87. Varga, L.; Danis, D.; Drsata, J.; Masindova, I.; Skopkova, M.; Slobodova, Z.; Chrobok, V.; Profant, M.; Gasperikova, D. Novel variants in EDNRB gene in Waardenburg syndrome type II and SOX10 gene in PCWH syndrome. Int. J. Pediatr. Otorhinolaryngol. 2021, 140, 110499.
  88. Puffenberger, E.G.; Hosoda, K.; Washington, S.S.; Nakao, K.; deWit, D.; Yanagisawa, M.; Chakravarti, A. A missense mutation of the endothelin-B receptor gene in multigenic hirschsprung’s disease. Cell 1994, 79, 1257–1266.
  89. Wei, F.; Ge, Y.; Li, W.; Wang, X.; Chen, B. Role of endothelin receptor type B (EDNRB) in lung adenocarcinoma. Thorac. Cancer 2020, 11, 1885–1890.
  90. Smith, S.L.; Damato, B.E.; Scholes, A.G.M.; Nunn, J.; Field, J.K.; Heighway, J. Decreased endothelin receptor B expression in large primary uveal melanomas is associated with early clinical metastasis and short survival. Br. J. Cancer 2002, 87, 1308–1313.
  91. Knight, L.; Gibson, N.; Bujac, S.; Ellison, G.; Growcott, J.; Brooks, N.; Hughes, A.; Xinarianos, G.; Liloglou, T.; Field, J. Hypermethylation of endothelin receptor type B (EDNRB) is a frequent event in non-small cell lung cancer. Cancer Res. 2007, 67, 1135.
  92. Tanaka, T.; Sho, M.; Takayama, T.; Wakatsuki, K.; Matsumoto, S.; Migita, K.; Ito, M.; Hamada, K.; Nakajima, Y. Endothelin B receptor expression correlates with tumour angiogenesis and prognosis in oesophageal squamous cell carcinoma. Br. J. Cancer 2014, 110, 1027–1033.
  93. Hofstra, R.M.W.; Valdenaire, O.; Arch, E.; Osinga, J.; Kroes, H.; Löffler, B.-M.; Hamosh, A.; Meijers, C.; Buys, C.H.C.M. A Loss-of-Function Mutation in the Endothelin-Converting Enzyme 1 (ECE-1) Associated with Hirschsprung Disease, Cardiac Defects, and Autonomic Dysfunction. Am. J. Hum. Genet. 1999, 64, 304–307.
  94. Funke-Kaiser, H.; Reichenberger, F.; Köpke, K.; Herrmann, S.-M.; Pfeifer, J.; Orzechowski, H.-D.; Zidek, W.; Paul, M.; Brand, E. Differential binding of transcription factor E2F-2 to the endothelin-converting enzyme-1b promoter affects blood pressure regulation. Hum. Mol. Genet. 2003, 12, 423–433.
  95. Kurihara, Y.; Kurihara, H.; Suzuki, H.; Kodama, T.; Maemura, K.; Nagai, R.; Oda, H.; Kuwaki, T.; Cao, W.-H.; Kamada, N.; et al. Elevated blood pressure and craniofaclal abnormalities in mice deficient in endothelin-1. Nature 1994, 368, 703–710.
  96. Kurihara, Y.; Kurihara, H.; Oda, H.; Maemura, K.; Nagai, R.; Ishikawa, T.; Yazaki, Y. Aortic arch malformations and ventricular septal defect in mice deficient in endothelin-1. J. Clin. Investig. 1995, 96, 293–300.
  97. Kurihara, Y.; Kurihara, H.; Maemura, K.; Kuwaki, T.; Kumada, M.; Yazaki, Y. Impaired development of the thyroid and thymus in endothelin-1 knockout mice. J. Cardiovasc. Pharmacol. 1995, 26 (Suppl. 3), S13-6.
  98. Ieda, M.; Fukuda, K.; Hisaka, Y.; Kimura, K.; Kawaguchi, H.; Fujita, J.; Shimoda, K.; Takeshita, E.; Okano, H.; Kurihara, Y.; et al. Endothelin-1 regulates cardiac sympathetic innervation in the rodent heart by controlling nerve growth factor expression. J. Clin. Investig. 2004, 113, 876–884.
  99. Hocher, B.; Thöne-Reineke, C.; Rohmeiss, P.; Schmager, F.; Slowinski, T.; Burst, V.; Siegmund, F.; Quertermous, T.; Bauer, C.; Neumayer, H.H.; et al. Endothelin-1 transgenic mice develop glomerulosclerosis, interstitial fibrosis, and renal cysts but not hypertension. J. Clin. Investig. 1997, 99, 1380–1389.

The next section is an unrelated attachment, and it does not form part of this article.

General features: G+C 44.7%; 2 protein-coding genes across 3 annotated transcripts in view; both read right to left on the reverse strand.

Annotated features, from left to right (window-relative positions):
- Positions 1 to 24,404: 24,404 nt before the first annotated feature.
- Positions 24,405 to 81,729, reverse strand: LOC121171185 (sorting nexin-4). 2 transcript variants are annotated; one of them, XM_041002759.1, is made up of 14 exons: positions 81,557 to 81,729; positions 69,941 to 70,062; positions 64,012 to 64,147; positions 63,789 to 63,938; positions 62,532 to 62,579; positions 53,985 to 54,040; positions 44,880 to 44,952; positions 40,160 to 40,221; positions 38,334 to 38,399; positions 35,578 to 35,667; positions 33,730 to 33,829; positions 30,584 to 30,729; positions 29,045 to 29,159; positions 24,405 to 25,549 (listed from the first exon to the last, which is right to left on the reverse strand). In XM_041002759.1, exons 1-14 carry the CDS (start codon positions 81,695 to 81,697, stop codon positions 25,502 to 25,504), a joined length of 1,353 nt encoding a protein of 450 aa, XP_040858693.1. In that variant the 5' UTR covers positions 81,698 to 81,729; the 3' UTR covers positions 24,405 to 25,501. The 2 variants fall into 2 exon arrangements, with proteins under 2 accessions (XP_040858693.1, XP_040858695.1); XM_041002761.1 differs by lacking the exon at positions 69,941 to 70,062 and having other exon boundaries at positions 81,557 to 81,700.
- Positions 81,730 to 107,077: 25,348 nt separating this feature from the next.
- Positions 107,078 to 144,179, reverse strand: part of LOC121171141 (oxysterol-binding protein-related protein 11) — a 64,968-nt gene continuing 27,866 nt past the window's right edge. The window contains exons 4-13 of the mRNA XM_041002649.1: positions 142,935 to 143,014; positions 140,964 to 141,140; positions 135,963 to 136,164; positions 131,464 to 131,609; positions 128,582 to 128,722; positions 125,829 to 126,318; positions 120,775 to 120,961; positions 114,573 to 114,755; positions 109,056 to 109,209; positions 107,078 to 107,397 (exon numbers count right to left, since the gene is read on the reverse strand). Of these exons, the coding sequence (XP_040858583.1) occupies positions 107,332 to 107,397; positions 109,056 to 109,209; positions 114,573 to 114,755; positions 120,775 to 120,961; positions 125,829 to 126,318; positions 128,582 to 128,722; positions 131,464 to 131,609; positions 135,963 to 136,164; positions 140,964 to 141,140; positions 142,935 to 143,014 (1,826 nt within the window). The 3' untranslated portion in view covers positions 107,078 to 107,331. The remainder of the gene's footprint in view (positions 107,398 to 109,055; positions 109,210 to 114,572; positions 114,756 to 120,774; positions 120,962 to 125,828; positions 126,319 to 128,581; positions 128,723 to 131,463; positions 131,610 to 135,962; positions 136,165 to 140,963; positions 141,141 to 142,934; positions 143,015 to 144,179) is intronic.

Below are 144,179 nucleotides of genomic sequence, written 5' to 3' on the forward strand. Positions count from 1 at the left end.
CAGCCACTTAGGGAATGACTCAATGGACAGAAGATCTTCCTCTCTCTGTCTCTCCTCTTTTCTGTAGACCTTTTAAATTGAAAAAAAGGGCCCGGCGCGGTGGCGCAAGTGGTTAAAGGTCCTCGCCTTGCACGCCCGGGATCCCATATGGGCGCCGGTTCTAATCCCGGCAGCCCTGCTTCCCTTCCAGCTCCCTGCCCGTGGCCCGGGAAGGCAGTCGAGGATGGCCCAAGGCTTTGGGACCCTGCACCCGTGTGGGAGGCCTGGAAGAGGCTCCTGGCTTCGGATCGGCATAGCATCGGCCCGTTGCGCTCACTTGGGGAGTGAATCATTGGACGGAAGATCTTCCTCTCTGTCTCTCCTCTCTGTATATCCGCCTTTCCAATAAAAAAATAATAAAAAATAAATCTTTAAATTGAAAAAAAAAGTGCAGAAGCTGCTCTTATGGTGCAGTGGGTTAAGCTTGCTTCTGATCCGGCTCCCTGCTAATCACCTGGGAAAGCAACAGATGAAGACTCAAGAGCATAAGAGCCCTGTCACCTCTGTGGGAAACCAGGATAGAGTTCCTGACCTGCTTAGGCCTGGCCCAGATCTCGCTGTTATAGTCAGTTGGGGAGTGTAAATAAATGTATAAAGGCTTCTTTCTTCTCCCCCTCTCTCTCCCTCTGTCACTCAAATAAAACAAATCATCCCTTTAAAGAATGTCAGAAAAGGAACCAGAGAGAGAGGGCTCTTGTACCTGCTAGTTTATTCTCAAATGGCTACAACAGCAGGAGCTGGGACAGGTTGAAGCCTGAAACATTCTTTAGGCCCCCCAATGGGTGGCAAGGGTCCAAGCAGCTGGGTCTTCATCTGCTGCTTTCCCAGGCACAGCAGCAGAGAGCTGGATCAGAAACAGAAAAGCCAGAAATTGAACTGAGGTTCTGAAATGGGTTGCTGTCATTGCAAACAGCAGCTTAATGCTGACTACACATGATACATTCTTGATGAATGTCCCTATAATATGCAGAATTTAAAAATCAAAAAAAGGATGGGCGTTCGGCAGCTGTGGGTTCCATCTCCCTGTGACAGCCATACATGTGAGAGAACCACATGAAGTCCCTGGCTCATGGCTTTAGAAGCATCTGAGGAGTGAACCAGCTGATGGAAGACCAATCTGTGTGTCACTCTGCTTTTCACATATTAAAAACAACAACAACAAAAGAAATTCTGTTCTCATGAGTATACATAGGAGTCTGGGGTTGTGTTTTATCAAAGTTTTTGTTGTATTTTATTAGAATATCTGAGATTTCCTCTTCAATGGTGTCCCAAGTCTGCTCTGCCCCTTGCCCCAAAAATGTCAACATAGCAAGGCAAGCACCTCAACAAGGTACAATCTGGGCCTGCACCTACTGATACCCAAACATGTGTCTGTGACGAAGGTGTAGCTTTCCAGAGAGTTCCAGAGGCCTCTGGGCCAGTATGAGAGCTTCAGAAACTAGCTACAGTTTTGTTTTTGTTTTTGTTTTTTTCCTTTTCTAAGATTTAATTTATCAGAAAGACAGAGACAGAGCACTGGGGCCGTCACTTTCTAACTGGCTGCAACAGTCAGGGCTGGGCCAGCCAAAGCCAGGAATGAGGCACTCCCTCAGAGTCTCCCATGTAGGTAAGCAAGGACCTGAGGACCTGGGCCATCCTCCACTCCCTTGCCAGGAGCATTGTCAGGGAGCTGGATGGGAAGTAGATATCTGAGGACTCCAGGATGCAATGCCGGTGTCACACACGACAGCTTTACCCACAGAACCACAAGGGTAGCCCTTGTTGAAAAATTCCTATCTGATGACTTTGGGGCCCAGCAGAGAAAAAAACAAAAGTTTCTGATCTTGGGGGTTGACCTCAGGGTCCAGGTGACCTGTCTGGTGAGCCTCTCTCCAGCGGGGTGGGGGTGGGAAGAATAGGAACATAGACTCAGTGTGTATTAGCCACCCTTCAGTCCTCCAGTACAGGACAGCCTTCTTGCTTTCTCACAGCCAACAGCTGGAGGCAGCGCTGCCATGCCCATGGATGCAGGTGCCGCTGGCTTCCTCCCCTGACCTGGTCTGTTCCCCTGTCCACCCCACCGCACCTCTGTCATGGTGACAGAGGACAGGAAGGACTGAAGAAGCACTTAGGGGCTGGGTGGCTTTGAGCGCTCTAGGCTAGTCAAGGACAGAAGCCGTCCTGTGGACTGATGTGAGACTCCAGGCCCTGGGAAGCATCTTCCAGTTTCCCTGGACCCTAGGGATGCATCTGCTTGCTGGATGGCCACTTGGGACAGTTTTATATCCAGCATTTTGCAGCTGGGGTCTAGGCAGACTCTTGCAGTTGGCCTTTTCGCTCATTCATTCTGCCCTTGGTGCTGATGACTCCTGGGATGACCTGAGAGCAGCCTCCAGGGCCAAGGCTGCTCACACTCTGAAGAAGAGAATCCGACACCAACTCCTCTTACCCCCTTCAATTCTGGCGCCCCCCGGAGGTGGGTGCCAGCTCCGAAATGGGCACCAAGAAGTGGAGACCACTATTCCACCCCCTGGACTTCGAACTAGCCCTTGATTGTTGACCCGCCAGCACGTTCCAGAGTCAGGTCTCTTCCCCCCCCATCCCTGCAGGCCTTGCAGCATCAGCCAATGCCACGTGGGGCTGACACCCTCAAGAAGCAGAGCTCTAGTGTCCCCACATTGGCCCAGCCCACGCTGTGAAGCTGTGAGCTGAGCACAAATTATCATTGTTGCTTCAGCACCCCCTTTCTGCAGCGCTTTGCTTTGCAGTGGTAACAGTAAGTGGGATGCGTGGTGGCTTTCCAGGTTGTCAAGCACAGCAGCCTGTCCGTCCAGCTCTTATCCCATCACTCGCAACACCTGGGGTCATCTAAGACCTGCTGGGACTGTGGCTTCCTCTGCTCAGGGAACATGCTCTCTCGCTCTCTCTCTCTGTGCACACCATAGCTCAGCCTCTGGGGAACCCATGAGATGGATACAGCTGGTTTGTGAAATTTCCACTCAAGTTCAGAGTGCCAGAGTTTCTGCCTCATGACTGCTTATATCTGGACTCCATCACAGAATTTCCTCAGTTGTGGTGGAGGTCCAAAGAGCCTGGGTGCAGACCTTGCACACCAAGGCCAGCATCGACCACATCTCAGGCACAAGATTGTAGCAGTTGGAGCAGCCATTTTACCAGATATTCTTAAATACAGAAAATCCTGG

100. Hocher, B.; Rohmeiss, P.; Thöne-Reineke, C.; Schwarz, A.; Burst, V.; van der Woude, F.; Bauer, C. Theuring Apoptosis in Kidneys of Endothelin-1 Transgenic Mice. J. Cardiovasc. Pharmacol. 1998, 31, S554–S556.
  101. Kalk, P.; Thöne-Reineke, C.; Schwarz, A.; Godes, M.; Bauer, C.; Pfab, T.; Hocher, B. Renal phenotype of Et-1 transgenic mice is modulated by androgens. Eur. J. Med. Res. 2009, 14, 55.
  102. Shindo, T.; Kurihara, H.; Maemura, K.; Kurihara, Y.; Ueda, O.; Suzuki, H.; Kuwaki, T.; Ju, K.-H.; Wang, Y.; Ebihara, A.; et al. Renal damage and salt-dependent hypertension in aged transgenic mice overexpressing endothelin-1. J. Mol. Med. 2002, 80, 105–116.
  103. Chang, I.; Bramall, A.N.; Baynash, A.G.; Rattner, A.; Rakheja, D.; Post, M.; Joza, S.; McKerlie, C.; Stewart, D.J.; McInnes, R.R.; et al. Endothelin-2 deficiency causes growth retardation, hypothermia, and emphysema in mice. J. Clin. Investig. 2013, 123, 2643–2653.
  104. Liefeldt, L.; Schönfelder, G.; Böcker, W.; Hocher, B.; Talsness, C.E.; Rettig, R.; Paul, M. Transgenic rats expressing the human ET-2 gene: A model for the study of endothelin actions in vivo. J. Mol. Med. 1999, 77, 565–574.
  105. Hocher, B.; Liefeldt, L.; Thöne-Reineke, C.; Orzechowski, H.-D.; Distler, A.; Bauer, C.; Paul, M. Characterization of the Renal Phenotype of Transgenic Rats Expressing the Human Endothelin-2 Gene. Hypertension 1996, 28, 196–201.
  106. Baynash, A.G.; Hosoda, K.; Giaid, A.; Richardson, J.A.; Emoto, N.; Hammer, R.E.; Yanagisawa, M. Interaction of endothelin-3 with endothelin-B receptor is essential for development of epidermal melanocytes and enteric neurons. Cell 1994, 79, 1277–1285.
  107. Rice, J.; Doggett, B.; Sweetser, D.A.; Yanagisawa, H.; Yanagisawa, M.; Kapur, R.P. Transgenic rescue of aganglionosis and piebaldism in lethal spotted mice. Dev. Dyn. 2000, 217, 120–132.
  108. Clouthier, D.E.; Hosoda, K.; Richardson, J.A.; Williams, S.C.; Yanagisawa, H.; Kuwaki, T.; Kumada, M.; Hammer, R.E.; Yanagisawa, M. Cranial and cardiac neural crest defects in endothelin-A receptor-deficient mice. Development 1998, 125, 813–824.
  109. Yanagisawa, H.; Hammer, R.E.; Richardson, J.A.; Williams, S.C.; Clouthier, D.E.; Yanagisawa, M. Role of Endothelin-1/Endothelin-A receptor-mediated signaling pathway in the aortic arch patterning in mice. J. Clin. Investig. 1998, 102, 22–33.
  110. Hosoda, K.; Hammer, R.E.; Richardson, J.A.; Baynash, A.G.; Cheung, J.C.; Giaid, A.; Yanagisawa, M. Targeted and natural (piebald-lethal) mutations of endothelin-B receptor gene produce megacolon associated with spotted coat color in mice. Cell 1994, 79, 1267–1276.
  111. Yanagisawa, H.; Yanagisawa, M.; Kapur, R.P.; Richardson, J.A.; Williams, S.C.; Clouthier, D.E.; de Wit, D.; Emoto, N.; Hammer, R.E. Dual genetic pathways of endothelin-mediated intercellular signaling revealed by targeted disruption of endothelin converting enzyme-1 gene. Development 1998, 125, 825–836.